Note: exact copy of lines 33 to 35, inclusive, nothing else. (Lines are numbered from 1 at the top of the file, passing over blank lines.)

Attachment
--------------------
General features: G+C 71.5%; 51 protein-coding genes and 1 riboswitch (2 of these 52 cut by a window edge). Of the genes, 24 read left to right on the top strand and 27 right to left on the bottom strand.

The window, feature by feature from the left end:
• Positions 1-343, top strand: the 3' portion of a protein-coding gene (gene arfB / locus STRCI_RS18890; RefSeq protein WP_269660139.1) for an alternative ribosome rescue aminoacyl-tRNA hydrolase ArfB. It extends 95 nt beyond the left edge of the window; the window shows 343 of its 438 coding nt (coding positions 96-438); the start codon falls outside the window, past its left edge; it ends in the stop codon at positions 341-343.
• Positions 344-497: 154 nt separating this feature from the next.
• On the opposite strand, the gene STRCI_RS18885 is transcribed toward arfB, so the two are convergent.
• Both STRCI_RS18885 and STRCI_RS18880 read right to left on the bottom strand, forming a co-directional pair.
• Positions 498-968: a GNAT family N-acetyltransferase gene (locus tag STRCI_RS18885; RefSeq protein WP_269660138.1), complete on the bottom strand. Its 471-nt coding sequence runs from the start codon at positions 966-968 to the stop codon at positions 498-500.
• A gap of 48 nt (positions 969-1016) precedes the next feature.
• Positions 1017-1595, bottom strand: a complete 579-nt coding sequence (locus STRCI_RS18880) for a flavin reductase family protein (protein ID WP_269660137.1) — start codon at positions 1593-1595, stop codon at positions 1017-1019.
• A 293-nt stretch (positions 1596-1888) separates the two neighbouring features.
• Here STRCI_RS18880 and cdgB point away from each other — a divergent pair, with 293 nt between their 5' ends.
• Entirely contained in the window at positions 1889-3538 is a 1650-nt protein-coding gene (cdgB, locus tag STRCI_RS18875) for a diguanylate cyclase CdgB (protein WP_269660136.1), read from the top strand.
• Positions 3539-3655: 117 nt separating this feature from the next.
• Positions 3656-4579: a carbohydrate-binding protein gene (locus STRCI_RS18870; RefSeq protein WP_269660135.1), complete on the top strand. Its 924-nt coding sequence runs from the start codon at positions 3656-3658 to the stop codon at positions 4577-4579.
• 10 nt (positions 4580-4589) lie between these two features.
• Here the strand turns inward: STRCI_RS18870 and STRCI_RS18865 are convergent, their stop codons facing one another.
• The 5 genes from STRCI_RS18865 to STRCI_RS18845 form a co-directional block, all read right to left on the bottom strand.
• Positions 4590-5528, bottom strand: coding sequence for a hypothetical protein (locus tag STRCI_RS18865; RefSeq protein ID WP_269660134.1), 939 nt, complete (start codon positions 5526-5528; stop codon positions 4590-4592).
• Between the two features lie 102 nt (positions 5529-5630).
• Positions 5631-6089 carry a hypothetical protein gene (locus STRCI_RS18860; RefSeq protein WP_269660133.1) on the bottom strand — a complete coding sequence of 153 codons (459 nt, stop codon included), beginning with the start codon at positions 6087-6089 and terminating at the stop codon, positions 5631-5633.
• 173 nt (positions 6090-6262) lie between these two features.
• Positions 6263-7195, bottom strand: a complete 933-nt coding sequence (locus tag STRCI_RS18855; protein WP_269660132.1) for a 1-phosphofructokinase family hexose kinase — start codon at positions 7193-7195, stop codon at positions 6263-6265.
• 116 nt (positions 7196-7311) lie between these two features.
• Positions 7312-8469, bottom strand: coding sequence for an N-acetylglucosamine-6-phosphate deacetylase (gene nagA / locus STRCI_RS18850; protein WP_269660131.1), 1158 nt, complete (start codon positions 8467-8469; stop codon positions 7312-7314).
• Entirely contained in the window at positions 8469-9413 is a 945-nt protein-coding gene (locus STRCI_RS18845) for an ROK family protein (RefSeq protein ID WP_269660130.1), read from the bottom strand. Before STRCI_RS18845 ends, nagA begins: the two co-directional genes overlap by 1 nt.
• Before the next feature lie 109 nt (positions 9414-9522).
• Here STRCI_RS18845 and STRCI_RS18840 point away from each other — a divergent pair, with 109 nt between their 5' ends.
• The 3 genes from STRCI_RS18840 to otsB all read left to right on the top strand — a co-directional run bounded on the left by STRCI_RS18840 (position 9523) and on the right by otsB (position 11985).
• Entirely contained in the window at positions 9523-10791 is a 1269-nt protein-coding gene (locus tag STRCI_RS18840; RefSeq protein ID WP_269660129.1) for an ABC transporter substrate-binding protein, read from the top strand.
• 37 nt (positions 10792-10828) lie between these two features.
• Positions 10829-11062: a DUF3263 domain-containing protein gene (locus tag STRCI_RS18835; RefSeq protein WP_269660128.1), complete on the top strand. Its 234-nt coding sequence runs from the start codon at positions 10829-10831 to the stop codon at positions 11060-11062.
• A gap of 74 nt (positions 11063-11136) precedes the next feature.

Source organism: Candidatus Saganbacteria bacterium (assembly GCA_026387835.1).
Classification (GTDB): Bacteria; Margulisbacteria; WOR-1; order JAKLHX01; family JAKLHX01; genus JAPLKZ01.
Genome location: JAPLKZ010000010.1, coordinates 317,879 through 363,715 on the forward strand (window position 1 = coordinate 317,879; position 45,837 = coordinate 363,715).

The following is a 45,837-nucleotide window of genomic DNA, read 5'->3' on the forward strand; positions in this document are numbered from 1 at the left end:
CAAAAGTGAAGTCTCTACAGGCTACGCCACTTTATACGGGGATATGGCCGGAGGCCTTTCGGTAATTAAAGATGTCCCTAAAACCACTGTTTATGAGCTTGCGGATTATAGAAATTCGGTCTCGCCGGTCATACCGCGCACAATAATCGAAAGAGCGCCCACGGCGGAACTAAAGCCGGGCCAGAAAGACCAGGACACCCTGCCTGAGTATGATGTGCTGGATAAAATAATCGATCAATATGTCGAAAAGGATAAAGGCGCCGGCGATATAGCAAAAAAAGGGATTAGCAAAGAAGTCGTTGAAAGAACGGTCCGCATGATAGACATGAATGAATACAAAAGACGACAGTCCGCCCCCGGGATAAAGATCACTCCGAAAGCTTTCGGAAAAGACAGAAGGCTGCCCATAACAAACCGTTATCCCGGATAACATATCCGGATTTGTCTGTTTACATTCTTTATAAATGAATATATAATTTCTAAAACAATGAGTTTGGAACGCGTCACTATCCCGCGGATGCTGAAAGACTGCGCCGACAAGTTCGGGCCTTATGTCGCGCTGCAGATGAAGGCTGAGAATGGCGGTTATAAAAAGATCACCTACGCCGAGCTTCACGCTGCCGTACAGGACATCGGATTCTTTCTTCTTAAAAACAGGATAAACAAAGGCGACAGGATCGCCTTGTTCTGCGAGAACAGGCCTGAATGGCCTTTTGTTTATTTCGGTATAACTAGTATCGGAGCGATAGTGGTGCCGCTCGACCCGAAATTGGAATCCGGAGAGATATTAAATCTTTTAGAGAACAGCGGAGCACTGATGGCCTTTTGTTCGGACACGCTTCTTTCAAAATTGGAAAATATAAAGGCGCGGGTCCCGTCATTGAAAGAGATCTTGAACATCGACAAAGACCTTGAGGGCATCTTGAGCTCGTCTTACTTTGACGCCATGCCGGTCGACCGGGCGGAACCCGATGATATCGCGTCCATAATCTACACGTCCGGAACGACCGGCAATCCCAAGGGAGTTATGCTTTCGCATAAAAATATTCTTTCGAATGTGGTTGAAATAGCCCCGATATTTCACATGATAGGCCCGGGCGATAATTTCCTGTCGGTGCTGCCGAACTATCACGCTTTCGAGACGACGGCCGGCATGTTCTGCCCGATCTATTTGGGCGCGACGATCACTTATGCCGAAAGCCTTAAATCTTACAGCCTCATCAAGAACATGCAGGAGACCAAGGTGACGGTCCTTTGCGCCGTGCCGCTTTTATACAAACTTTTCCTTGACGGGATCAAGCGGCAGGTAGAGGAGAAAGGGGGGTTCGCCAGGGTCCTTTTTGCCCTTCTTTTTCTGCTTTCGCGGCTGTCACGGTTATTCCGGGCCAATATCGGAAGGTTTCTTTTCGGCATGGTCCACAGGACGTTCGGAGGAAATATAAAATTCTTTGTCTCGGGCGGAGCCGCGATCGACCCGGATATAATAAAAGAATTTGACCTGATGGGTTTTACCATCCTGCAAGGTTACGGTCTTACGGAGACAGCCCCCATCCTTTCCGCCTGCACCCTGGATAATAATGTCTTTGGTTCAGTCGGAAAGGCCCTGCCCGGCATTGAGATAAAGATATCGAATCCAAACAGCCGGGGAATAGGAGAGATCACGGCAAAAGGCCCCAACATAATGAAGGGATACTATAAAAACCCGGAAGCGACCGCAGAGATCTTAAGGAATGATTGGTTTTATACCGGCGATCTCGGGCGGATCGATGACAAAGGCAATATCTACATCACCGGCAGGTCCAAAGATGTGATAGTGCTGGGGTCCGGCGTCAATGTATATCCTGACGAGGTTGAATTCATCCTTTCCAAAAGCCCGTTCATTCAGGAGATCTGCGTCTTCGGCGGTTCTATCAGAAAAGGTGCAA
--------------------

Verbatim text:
Source organism: Candidatus Saganbacteria bacterium (assembly GCA_026387835.1).
Classification (GTDB): Bacteria; Margulisbacteria; WOR-1; order JAKLHX01; family JAKLHX01; genus JAPLKZ01.
Genome location: JAPLKZ010000010.1, coordinates 317,879 through 363,715 on the forward strand (window position 1 = coordinate 317,879; position 45,837 = coordinate 363,715).